Conversion and conservation in the Cerrado | WWF
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Conserving the Cerrado

A group of farmers in Mato Grosso, Brazil are demonstrating that it’s possible to produce soy and protect the environment together

“It was completely different when my parents used to farm,” recalls Conceição Missio.“Once upon a time the land suffered from degradation and erosion, and people weren’t concerned. But today we have better guidance and an awareness that helps to preserve the environment. That consciousness didn’t exist before.”

Conceição is a farmer in Sorriso, in the Brazilian state of Mato Grosso, where the Amazon rainforest meets the Cerrado savannah. Like many, her most valuable crop is soy. Brazil exports more soy than any other country, and around a third comes from Mato Grosso. The vast majority is used as animal feed, especially in Europe: pigs, poultry, cattle and farmed fish are all raised on soy. If you’ve eaten chicken or sausages,cheese or eggs recently, chances are that soy from Mato Grosso was involved at the far end of the supply chain.

The problem is that the huge expansion of soy production in recent decades has come the expense of natural ecosystems. And as demand for animal products, and hence for soy, continues to increase, more forests, savannahs and grasslands are at risk.

Certified soy

But Conceição is demonstrating that soy doesn’t have to be bad news for nature. Along with eight other farmers, she recently achieved certification from the Round Table on Responsible Soy (RTRS). RTRS certified soy cannot be grown on land recently converted from forest or other natural ecosystems, among other legal, environmental and social criteria.

In total, the group farms 20,342 hectares of soy, while setting aside 15,125 hectares for conservation. Brazilian law requires farmers to leave a proportion of native vegetation on their land, including around watercourses, though this doesn’t always happen in practice. The certified farmers are conserving around a third more than required by law to protect areas of high environmental and/or social value.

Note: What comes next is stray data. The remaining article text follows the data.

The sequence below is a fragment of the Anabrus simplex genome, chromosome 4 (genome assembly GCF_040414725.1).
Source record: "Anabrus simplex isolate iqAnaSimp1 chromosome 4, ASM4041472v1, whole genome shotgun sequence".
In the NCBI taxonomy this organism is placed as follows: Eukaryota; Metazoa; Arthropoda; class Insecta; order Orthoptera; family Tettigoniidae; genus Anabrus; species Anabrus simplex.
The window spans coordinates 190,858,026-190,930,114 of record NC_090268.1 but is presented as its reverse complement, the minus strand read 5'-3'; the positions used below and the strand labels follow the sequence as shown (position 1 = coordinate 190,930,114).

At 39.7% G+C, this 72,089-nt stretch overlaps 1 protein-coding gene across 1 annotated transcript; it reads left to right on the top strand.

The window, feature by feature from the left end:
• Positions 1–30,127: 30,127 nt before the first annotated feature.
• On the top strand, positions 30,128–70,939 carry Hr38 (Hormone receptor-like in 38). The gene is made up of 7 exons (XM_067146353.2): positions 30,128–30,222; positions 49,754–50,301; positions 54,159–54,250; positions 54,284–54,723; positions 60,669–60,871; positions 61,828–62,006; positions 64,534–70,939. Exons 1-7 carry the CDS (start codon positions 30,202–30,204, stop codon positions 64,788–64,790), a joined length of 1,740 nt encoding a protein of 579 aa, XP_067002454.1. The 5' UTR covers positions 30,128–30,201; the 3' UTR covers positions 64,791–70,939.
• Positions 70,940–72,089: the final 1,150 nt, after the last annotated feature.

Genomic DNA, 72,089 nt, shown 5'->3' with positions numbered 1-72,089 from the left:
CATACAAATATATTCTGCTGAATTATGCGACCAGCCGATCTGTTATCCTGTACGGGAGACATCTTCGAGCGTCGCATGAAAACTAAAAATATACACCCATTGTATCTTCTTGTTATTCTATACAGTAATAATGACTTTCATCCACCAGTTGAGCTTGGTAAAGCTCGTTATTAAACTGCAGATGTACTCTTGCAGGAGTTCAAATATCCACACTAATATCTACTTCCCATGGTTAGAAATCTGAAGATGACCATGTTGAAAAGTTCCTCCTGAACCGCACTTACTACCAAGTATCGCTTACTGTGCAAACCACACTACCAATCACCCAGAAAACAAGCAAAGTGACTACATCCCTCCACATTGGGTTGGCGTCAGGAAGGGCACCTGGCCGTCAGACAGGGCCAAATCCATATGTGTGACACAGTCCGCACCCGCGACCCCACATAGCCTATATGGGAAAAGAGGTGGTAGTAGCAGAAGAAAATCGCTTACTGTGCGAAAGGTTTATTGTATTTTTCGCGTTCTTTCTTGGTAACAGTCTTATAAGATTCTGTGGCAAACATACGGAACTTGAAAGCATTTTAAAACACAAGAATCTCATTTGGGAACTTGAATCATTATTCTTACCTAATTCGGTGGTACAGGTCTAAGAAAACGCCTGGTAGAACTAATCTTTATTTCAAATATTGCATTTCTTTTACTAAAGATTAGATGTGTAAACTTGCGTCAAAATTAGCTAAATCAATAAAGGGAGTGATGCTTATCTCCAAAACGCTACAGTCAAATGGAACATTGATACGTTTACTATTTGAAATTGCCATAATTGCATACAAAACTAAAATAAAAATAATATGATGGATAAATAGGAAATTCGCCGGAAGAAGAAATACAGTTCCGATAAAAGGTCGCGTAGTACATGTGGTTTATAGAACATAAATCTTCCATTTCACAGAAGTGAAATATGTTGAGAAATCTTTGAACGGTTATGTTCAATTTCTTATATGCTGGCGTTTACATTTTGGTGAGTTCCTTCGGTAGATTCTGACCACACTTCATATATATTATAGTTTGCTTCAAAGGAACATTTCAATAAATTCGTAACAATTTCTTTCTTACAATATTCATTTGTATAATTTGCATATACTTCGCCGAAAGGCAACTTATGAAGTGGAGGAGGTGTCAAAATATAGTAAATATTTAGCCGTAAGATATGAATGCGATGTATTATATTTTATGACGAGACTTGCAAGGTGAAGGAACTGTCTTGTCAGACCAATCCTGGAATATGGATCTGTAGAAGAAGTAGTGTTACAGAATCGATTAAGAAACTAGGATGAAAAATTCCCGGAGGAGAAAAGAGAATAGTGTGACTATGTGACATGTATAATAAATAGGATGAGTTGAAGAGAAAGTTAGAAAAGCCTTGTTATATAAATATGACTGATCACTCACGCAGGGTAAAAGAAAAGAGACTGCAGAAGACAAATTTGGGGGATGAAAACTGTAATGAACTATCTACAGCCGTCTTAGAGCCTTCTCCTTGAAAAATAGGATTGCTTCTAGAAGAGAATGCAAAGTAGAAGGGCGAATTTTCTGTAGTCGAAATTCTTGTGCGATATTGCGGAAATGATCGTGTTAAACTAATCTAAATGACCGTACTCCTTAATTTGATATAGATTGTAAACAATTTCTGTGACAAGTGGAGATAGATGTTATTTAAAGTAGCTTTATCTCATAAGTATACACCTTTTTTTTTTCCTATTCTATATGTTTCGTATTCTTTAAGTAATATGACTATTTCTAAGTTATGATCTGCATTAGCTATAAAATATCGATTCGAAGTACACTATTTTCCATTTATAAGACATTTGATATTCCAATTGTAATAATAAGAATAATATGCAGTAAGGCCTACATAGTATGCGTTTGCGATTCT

Certification is the result of two years of work to improve management practices through a project called "People who Produce and Preserve"  supported by WWF, Solidaridad, local organisation CAT (Friends of Earth Club) Sorriso, Dutch sustainable trade agency IDH and French cheese company Bel Group. Other local producers are now getting involved and a further 42,000 hectares are expected to be certified in 2016.

Market connections

Change on the ground in Mato Grosso is being driven by growing awareness on the other side of the world.

“We wanted to do something to offset the impact of the soy used by the farmers who supply our milk,” says Magali Sartre, Bel Group Corporate Social Responsibility & Corporate Relations Director, an RTRS member which sponsors the project. “People don’t imagine that dairy cows in France are eating soy from Brazil. But it’s a problem we have to tackle.”

Starting in 2015, the company purchased RTRS credits equivalent to the volume of soy used by its 2,850 fresh milk producers in Europe, and this will be extended to cover all its suppliers worldwide this year (2016). Purchases of RTRS credits are directly linked to payments to certified producers, so the more companies that buy them, the greater the incentive for producers to become certified.

“What started as something technical has become a much closer connection - we feel we really know the nine producers,”says Magali.

“Saying you’re a member of RTRS doesn’t mobilize people, but knowing producers by name really changes things –it motivates our staff and helps explain to others how we can change the market. “Now we want to convince the whole dairy sector to take action toward a more responsible industry.”

Better Production for a Living Planet Series

Download the story here.

The world is a finite thing that we will have to share together in the future. If you understand that today, you can grow responsibly in the future. If not, you will have problems, because it takes a lot of time to change.

Magali Sartre, Bel Group Corporate Social Responsibility & Corporate Relations Director


  • Forest clearing
  • Loss of biodiversity
  • Pollution
  • Disregard for community and indigenous rights, and
  •  displacement of smallholder subsistence crops
  • Capital intensive and large scale
  • The plant provides three main products: soy meal for animal feed, soy oil (for human consumption and biofuel) and soybeans for human consumption.
  • RTRS certification can work as the mainstream solution to drive responsibility in the soy sector globally.
  • RTRS ensures safe working conditions.
  • RTRS standards support good agricultural practices

    The Round Table on Responsible Soy (RTRS) is an international multi-stakeholder initiative founded in 2006 that promotes the use and growth of responsible production of soy.

WWF Targets

  • 2020    25% of global soy production is Round Table on Responsible Soy (RTRS) certified


  • 1,8% of global soy production is RTRS certified/Proterra (August 2016)

Priority Countries

  • Production
    Brazil, USA, India, Argentina, Bolivia, Paraguay

    China (largest importer globally), EU (Netherlands – largest importer in the EU), USA

    Present focal regions
    Amazon, Cerrado, Chaco region of Paraguay, Atlantic Forest (Brazil, Paraguay and Argentina)

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